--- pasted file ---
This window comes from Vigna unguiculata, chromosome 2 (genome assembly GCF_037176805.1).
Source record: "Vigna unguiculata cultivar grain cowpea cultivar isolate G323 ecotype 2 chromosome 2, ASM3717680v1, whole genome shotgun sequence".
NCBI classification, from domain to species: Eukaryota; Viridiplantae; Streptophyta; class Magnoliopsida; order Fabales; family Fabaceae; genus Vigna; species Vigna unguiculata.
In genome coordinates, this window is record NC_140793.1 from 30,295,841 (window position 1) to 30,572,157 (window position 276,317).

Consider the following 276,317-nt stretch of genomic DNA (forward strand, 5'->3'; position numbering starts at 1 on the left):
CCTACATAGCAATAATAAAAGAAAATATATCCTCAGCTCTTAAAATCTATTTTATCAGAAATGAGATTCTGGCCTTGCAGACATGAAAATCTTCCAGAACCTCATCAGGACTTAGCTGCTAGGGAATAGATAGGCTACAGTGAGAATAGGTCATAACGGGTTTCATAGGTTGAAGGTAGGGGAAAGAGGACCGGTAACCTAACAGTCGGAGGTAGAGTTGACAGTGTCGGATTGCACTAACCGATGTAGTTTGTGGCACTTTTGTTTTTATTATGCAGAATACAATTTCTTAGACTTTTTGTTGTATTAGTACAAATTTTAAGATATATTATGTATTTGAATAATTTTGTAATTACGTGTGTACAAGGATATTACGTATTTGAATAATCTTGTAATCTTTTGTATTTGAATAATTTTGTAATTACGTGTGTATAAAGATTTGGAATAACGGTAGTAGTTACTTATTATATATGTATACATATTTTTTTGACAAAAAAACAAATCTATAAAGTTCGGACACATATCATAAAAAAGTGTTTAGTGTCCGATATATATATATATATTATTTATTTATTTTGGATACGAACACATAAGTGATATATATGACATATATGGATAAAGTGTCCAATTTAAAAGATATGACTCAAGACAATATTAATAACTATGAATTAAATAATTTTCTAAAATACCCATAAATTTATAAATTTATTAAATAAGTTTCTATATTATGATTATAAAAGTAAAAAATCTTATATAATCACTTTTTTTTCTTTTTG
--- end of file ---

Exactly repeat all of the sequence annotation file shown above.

This window comes from Vigna unguiculata, chromosome 2 (genome assembly GCF_037176805.1).
Source record: "Vigna unguiculata cultivar grain cowpea cultivar isolate G323 ecotype 2 chromosome 2, ASM3717680v1, whole genome shotgun sequence".
NCBI classification, from domain to species: Eukaryota; Viridiplantae; Streptophyta; class Magnoliopsida; order Fabales; family Fabaceae; genus Vigna; species Vigna unguiculata.
In genome coordinates, this window is record NC_140793.1 from 30,295,841 (window position 1) to 30,572,157 (window position 276,317).

Consider the following 276,317-nt stretch of genomic DNA (forward strand, 5'->3'; position numbering starts at 1 on the left):
CCTACATAGCAATAATAAAAGAAAATATATCCTCAGCTCTTAAAATCTATTTTATCAGAAATGAGATTCTGGCCTTGCAGACATGAAAATCTTCCAGAACCTCATCAGGACTTAGCTGCTAGGGAATAGATAGGCTACAGTGAGAATAGGTCATAACGGGTTTCATAGGTTGAAGGTAGGGGAAAGAGGACCGGTAACCTAACAGTCGGAGGTAGAGTTGACAGTGTCGGATTGCACTAACCGATGTAGTTTGTGGCACTTTTGTTTTTATTATGCAGAATACAATTTCTTAGACTTTTTGTTGTATTAGTACAAATTTTAAGATATATTATGTATTTGAATAATTTTGTAATTACGTGTGTACAAGGATATTACGTATTTGAATAATCTTGTAATCTTTTGTATTTGAATAATTTTGTAATTACGTGTGTATAAAGATTTGGAATAACGGTAGTAGTTACTTATTATATATGTATACATATTTTTTTGACAAAAAAACAAATCTATAAAGTTCGGACACATATCATAAAAAAGTGTTTAGTGTCCGATATATATATATATATTATTTATTTATTTTGGATACGAACACATAAGTGATATATATGACATATATGGATAAAGTGTCCAATTTAAAAGATATGACTCAAGACAATATTAATAACTATGAATTAAATAATTTTCTAAAATACCCATAAATTTATAAATTTATTAAATAAGTTTCTATATTATGATTATAAAAGTAAAAAATCTTATATAATCACTTTTTTTTCTTTTTG